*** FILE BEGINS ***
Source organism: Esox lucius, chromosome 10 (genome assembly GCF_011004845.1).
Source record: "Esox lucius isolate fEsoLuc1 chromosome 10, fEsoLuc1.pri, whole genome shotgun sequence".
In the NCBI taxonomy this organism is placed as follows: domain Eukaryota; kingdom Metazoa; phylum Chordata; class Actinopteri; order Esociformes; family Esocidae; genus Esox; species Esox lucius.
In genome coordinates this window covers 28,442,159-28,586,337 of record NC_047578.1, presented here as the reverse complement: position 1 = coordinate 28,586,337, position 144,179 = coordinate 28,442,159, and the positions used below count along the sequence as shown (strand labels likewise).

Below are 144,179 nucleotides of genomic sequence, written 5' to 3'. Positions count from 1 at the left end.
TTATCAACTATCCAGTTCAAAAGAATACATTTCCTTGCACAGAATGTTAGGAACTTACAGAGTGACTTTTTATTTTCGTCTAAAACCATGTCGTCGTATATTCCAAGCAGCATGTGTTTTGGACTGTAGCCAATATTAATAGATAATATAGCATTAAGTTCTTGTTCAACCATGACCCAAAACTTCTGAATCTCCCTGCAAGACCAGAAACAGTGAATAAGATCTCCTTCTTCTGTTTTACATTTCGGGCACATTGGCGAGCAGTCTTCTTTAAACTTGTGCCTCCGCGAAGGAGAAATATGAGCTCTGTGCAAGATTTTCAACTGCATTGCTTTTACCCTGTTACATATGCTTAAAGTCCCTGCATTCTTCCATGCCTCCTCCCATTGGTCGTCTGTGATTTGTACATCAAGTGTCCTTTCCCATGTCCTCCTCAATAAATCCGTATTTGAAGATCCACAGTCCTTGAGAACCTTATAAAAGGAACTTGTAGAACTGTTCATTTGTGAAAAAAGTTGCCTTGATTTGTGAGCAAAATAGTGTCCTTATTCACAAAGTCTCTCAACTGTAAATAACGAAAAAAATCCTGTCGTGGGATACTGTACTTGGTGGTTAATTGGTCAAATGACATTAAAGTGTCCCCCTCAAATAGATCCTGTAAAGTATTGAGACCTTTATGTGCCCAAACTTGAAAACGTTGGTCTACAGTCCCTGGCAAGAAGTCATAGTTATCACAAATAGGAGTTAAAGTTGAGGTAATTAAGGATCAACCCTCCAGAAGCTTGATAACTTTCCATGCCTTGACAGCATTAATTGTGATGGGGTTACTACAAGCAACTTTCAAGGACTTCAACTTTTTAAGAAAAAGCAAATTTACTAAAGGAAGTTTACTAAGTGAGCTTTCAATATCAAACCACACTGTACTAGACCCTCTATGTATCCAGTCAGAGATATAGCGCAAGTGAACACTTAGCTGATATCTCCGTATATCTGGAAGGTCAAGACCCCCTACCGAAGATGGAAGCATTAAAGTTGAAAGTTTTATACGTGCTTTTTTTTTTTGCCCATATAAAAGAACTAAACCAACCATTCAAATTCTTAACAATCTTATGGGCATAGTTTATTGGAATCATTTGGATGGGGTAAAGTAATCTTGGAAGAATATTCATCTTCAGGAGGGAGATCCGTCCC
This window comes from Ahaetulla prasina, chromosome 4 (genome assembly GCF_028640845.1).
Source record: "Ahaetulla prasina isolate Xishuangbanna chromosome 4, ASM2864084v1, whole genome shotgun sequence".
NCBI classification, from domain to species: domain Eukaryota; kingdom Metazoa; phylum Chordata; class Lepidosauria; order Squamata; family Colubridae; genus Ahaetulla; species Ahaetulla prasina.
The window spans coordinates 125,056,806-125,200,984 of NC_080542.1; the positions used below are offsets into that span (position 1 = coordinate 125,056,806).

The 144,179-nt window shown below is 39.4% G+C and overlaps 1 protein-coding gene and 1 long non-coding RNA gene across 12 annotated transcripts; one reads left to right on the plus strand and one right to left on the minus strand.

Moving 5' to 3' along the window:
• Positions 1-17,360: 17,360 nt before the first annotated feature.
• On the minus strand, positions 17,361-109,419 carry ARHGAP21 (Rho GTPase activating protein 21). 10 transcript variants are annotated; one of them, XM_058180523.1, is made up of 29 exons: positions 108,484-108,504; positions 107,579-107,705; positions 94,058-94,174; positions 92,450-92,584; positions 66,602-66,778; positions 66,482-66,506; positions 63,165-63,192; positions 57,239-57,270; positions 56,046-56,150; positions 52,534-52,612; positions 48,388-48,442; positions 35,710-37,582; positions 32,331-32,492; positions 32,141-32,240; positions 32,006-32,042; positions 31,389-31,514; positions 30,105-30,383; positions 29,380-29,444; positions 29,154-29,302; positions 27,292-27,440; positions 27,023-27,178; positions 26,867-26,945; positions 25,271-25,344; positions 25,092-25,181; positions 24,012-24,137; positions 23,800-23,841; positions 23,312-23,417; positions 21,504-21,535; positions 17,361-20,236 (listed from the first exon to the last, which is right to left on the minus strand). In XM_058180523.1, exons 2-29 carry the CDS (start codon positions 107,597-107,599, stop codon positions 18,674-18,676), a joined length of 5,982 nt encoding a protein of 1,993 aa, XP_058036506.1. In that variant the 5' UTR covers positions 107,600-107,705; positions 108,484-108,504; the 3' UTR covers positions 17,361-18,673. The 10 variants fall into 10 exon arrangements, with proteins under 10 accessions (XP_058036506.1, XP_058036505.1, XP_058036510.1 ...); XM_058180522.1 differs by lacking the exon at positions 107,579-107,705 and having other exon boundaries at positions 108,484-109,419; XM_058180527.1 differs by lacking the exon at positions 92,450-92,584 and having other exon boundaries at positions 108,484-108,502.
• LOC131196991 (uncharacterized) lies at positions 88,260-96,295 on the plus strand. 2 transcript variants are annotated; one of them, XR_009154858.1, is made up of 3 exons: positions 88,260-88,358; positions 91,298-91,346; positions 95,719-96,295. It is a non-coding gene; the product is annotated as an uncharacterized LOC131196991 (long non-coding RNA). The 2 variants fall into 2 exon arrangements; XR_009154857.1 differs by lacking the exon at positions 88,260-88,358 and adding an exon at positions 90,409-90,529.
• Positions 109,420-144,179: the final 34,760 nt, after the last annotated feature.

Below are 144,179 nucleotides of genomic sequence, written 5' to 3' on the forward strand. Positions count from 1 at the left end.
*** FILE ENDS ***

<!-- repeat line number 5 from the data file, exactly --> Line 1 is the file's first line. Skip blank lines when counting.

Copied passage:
Below are 144,179 nucleotides of genomic sequence, written 5' to 3'. Positions count from 1 at the left end.